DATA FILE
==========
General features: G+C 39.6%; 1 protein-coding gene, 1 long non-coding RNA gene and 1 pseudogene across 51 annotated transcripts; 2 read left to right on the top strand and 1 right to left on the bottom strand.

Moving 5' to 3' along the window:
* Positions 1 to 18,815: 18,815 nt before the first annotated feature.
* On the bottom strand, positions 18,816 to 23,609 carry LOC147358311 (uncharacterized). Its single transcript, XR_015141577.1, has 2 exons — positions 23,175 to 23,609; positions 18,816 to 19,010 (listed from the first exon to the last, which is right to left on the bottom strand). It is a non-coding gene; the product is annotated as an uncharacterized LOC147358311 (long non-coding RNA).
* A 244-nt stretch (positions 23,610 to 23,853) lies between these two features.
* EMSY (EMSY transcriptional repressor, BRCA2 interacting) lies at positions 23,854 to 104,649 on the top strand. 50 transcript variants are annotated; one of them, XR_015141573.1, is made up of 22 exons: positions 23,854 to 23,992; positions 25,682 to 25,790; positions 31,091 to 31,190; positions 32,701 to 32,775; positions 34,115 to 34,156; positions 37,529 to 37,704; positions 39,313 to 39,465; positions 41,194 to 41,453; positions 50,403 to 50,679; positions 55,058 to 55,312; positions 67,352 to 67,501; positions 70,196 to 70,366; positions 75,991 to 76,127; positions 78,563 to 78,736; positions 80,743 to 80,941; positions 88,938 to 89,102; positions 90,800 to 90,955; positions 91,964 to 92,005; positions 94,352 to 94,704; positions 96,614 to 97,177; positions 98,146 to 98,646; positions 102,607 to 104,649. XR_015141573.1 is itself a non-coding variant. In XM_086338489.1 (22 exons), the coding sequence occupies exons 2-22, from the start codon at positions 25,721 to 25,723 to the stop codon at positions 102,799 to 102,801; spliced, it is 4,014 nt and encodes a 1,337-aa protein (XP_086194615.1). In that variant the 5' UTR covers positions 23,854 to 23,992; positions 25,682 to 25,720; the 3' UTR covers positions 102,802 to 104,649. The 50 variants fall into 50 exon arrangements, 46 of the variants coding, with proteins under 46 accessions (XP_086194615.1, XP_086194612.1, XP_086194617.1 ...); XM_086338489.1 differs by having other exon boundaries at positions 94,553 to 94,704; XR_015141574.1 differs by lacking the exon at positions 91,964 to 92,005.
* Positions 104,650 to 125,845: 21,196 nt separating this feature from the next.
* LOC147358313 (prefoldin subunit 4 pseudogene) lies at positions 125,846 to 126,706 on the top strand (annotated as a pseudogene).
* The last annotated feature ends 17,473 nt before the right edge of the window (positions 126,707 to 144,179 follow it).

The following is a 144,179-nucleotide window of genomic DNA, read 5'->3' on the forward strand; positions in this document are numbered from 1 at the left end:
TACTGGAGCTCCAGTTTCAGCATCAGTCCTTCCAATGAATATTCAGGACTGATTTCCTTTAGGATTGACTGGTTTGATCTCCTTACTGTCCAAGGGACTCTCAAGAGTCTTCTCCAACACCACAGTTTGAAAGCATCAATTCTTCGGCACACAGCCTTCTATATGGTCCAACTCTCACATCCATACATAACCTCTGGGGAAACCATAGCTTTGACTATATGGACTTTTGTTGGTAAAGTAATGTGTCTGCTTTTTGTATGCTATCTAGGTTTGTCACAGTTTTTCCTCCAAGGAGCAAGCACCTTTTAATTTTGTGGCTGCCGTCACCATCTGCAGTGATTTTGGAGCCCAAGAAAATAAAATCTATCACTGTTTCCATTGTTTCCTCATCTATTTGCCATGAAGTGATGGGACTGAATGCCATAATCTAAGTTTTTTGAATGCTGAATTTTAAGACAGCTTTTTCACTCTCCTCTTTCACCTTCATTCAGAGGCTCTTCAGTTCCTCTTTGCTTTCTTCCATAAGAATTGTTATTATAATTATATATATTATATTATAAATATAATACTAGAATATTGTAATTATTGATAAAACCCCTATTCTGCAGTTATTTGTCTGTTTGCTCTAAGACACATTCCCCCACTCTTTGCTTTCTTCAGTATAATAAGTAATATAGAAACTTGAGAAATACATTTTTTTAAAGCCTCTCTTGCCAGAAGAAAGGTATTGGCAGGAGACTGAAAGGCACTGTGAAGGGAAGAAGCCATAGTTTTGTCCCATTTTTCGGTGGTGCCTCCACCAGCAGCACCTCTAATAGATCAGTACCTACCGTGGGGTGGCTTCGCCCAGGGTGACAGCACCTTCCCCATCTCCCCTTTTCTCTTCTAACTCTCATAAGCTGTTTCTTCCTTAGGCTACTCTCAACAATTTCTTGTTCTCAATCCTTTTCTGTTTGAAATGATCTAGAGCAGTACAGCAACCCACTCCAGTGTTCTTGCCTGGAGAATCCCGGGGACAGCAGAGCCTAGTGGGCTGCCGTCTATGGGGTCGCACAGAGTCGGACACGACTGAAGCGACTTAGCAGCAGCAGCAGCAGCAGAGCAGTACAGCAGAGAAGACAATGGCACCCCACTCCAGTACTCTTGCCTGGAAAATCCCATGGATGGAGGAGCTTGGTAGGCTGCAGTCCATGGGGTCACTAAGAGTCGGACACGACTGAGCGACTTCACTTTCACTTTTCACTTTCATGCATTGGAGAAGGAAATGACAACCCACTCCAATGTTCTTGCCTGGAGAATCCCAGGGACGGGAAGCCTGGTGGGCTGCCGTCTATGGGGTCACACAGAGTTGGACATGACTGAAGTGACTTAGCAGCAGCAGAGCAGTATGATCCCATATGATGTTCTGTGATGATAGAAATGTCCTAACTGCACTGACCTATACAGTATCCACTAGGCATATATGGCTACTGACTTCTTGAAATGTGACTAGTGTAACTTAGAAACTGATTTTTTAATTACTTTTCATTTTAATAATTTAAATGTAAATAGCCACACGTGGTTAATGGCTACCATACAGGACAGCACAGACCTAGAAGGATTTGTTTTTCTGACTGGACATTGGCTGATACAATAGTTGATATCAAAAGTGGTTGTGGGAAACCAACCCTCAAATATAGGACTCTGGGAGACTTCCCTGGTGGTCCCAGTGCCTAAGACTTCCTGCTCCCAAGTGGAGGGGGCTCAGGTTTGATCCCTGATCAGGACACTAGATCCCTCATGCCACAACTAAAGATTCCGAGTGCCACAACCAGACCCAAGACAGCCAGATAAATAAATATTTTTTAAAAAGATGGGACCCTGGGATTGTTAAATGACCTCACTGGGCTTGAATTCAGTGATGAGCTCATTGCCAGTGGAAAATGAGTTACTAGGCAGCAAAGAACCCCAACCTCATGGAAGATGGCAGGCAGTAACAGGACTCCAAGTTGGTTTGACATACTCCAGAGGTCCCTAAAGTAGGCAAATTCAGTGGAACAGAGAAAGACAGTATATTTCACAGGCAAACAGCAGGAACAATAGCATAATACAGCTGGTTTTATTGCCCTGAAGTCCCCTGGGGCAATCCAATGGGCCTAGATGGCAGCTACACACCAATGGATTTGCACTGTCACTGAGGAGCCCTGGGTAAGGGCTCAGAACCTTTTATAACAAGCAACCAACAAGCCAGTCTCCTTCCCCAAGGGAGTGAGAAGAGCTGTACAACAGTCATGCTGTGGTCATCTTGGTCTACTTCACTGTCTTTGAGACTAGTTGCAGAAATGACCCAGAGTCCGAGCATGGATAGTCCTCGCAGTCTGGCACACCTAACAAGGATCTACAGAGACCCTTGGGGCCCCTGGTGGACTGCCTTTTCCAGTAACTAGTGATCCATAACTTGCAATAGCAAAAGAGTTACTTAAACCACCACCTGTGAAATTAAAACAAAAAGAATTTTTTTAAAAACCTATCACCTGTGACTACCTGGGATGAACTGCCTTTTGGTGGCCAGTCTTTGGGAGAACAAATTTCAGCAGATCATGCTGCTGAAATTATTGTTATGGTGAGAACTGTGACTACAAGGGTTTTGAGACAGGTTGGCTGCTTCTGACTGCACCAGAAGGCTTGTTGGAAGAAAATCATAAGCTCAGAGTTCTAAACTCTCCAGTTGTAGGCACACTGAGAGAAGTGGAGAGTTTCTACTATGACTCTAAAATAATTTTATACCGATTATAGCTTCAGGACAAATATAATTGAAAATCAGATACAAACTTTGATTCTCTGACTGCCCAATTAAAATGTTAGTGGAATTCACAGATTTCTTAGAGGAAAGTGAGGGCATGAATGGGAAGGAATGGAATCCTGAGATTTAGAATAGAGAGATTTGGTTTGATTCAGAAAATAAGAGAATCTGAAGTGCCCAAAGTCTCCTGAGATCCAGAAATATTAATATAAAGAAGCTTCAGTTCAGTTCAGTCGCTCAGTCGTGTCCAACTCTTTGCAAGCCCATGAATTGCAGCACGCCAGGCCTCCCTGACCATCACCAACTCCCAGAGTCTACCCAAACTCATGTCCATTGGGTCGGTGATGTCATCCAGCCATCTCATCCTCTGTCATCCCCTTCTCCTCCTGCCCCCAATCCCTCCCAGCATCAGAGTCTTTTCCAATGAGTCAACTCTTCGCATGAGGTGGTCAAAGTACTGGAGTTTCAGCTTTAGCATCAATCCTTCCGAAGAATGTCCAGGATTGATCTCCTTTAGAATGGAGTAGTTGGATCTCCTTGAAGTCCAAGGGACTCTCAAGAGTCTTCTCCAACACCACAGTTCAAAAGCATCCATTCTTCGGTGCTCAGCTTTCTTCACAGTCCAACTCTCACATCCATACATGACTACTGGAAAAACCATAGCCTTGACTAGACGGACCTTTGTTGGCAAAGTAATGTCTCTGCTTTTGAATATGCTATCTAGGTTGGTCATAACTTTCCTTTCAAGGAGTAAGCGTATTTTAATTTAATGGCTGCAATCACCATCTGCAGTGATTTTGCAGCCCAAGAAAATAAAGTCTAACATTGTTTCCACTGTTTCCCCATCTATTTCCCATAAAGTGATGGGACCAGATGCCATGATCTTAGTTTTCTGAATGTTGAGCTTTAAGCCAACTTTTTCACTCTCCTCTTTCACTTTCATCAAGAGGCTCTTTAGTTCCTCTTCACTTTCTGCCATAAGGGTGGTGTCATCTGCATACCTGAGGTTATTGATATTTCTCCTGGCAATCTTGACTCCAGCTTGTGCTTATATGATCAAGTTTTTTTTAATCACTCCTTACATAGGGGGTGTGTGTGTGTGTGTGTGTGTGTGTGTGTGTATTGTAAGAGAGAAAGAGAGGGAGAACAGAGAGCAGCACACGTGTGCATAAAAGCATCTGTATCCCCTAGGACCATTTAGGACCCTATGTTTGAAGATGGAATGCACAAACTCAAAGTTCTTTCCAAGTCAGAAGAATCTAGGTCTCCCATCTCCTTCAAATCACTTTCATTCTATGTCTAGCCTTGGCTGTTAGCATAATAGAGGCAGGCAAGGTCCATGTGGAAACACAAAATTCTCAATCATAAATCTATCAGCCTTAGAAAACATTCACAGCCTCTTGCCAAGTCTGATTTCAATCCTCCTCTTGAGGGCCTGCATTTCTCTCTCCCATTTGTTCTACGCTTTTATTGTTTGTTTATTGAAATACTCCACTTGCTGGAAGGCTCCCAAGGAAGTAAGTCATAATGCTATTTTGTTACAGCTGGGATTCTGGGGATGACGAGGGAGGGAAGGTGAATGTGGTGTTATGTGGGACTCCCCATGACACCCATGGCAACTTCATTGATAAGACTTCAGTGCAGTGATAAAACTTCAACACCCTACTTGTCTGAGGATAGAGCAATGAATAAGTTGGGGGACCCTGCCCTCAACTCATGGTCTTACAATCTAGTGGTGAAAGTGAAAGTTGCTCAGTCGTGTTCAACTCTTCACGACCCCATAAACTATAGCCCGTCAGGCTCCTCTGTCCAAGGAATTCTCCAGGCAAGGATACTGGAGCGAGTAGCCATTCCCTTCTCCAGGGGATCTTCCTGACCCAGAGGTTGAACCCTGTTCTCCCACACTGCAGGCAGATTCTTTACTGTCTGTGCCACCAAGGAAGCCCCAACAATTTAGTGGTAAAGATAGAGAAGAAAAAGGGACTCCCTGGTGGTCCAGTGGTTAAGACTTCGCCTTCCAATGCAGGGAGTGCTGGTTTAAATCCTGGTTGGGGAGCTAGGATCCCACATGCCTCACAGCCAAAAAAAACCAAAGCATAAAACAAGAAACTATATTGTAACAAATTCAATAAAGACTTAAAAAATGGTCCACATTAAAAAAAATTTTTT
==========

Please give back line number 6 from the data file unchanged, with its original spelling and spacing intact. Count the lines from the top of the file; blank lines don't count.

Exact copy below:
* EMSY (EMSY transcriptional repressor, BRCA2 interacting) lies at positions 23,854 to 104,649 on the top strand. 50 transcript variants are annotated; one of them, XR_015141573.1, is made up of 22 exons: positions 23,854 to 23,992; positions 25,682 to 25,790; positions 31,091 to 31,190; positions 32,701 to 32,775; positions 34,115 to 34,156; positions 37,529 to 37,704; positions 39,313 to 39,465; positions 41,194 to 41,453; positions 50,403 to 50,679; positions 55,058 to 55,312; positions 67,352 to 67,501; positions 70,196 to 70,366; positions 75,991 to 76,127; positions 78,563 to 78,736; positions 80,743 to 80,941; positions 88,938 to 89,102; positions 90,800 to 90,955; positions 91,964 to 92,005; positions 94,352 to 94,704; positions 96,614 to 97,177; positions 98,146 to 98,646; positions 102,607 to 104,649. XR_015141573.1 is itself a non-coding variant. In XM_086338489.1 (22 exons), the coding sequence occupies exons 2-22, from the start codon at positions 25,721 to 25,723 to the stop codon at positions 102,799 to 102,801; spliced, it is 4,014 nt and encodes a 1,337-aa protein (XP_086194615.1). In that variant the 5' UTR covers positions 23,854 to 23,992; positions 25,682 to 25,720; the 3' UTR covers positions 102,802 to 104,649. The 50 variants fall into 50 exon arrangements, 46 of the variants coding, with proteins under 46 accessions (XP_086194615.1, XP_086194612.1, XP_086194617.1 ...); XM_086338489.1 differs by having other exon boundaries at positions 94,553 to 94,704; XR_015141574.1 differs by lacking the exon at positions 91,964 to 92,005.